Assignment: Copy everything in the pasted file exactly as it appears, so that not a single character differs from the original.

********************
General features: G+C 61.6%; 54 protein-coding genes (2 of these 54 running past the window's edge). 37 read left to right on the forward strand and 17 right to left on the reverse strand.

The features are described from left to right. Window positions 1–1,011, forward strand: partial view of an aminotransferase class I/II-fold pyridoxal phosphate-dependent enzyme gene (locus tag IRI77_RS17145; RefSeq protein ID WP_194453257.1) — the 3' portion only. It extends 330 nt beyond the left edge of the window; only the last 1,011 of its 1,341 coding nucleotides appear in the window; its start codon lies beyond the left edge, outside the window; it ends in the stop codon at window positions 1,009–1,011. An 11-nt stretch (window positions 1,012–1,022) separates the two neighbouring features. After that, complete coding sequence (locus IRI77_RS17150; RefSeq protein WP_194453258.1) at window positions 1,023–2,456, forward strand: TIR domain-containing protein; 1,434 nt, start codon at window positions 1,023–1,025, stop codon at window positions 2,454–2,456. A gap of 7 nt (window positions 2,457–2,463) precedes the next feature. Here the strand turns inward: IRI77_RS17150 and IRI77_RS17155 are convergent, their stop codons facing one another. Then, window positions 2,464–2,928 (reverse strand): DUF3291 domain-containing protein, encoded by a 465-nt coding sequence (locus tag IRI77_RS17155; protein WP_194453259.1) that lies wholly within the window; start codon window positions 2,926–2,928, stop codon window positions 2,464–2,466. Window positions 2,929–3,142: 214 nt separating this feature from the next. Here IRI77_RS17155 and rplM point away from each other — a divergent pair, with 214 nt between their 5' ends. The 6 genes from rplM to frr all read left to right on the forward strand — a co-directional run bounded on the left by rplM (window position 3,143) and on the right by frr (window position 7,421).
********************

General features: G+C 61.6%; 54 protein-coding genes (2 of these 54 running past the window's edge). 37 read left to right on the forward strand and 17 right to left on the reverse strand.

The features are described from left to right. Window positions 1–1,011, forward strand: partial view of an aminotransferase class I/II-fold pyridoxal phosphate-dependent enzyme gene (locus tag IRI77_RS17145; RefSeq protein ID WP_194453257.1) — the 3' portion only. It extends 330 nt beyond the left edge of the window; only the last 1,011 of its 1,341 coding nucleotides appear in the window; its start codon lies beyond the left edge, outside the window; it ends in the stop codon at window positions 1,009–1,011. An 11-nt stretch (window positions 1,012–1,022) separates the two neighbouring features. After that, complete coding sequence (locus IRI77_RS17150; RefSeq protein WP_194453258.1) at window positions 1,023–2,456, forward strand: TIR domain-containing protein; 1,434 nt, start codon at window positions 1,023–1,025, stop codon at window positions 2,454–2,456. A gap of 7 nt (window positions 2,457–2,463) precedes the next feature. Here the strand turns inward: IRI77_RS17150 and IRI77_RS17155 are convergent, their stop codons facing one another. Then, window positions 2,464–2,928 (reverse strand): DUF3291 domain-containing protein, encoded by a 465-nt coding sequence (locus tag IRI77_RS17155; protein WP_194453259.1) that lies wholly within the window; start codon window positions 2,926–2,928, stop codon window positions 2,464–2,466. Window positions 2,929–3,142: 214 nt separating this feature from the next. Here IRI77_RS17155 and rplM point away from each other — a divergent pair, with 214 nt between their 5' ends. The 6 genes from rplM to frr all read left to right on the forward strand — a co-directional run bounded on the left by rplM (window position 3,143) and on the right by frr (window position 7,421).